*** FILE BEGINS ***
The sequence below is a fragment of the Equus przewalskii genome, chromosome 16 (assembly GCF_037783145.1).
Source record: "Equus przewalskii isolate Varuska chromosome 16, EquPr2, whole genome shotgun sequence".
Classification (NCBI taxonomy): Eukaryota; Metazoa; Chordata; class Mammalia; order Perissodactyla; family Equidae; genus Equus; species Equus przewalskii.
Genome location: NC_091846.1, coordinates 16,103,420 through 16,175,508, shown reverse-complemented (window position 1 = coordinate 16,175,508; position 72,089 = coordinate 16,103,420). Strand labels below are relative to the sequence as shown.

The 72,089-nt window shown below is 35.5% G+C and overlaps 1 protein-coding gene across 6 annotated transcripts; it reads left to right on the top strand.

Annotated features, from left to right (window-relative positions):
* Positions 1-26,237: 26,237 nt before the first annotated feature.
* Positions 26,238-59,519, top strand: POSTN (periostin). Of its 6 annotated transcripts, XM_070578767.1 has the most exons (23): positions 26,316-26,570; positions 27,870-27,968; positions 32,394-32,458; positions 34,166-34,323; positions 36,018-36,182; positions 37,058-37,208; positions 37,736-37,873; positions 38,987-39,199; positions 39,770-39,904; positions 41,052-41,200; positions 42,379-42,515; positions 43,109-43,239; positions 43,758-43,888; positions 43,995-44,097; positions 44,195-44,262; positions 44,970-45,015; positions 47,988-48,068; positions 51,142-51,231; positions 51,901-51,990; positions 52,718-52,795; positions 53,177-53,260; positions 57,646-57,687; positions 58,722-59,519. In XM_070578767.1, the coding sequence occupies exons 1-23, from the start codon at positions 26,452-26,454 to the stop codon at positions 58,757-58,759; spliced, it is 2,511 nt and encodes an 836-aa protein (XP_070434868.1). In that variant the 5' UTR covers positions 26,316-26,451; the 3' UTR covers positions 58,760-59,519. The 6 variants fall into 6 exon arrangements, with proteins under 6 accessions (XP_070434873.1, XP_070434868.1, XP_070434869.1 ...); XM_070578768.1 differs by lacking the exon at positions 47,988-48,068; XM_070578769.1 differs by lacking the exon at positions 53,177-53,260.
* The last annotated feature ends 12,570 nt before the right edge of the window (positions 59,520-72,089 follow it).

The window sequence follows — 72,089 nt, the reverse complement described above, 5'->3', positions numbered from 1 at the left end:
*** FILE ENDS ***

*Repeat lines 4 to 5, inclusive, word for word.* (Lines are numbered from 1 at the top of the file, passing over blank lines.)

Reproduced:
Genome location: NC_091846.1, coordinates 16,103,420 through 16,175,508, shown reverse-complemented (window position 1 = coordinate 16,175,508; position 72,089 = coordinate 16,103,420). Strand labels below are relative to the sequence as shown.

The 72,089-nt window shown below is 35.5% G+C and overlaps 1 protein-coding gene across 6 annotated transcripts; it reads left to right on the top strand.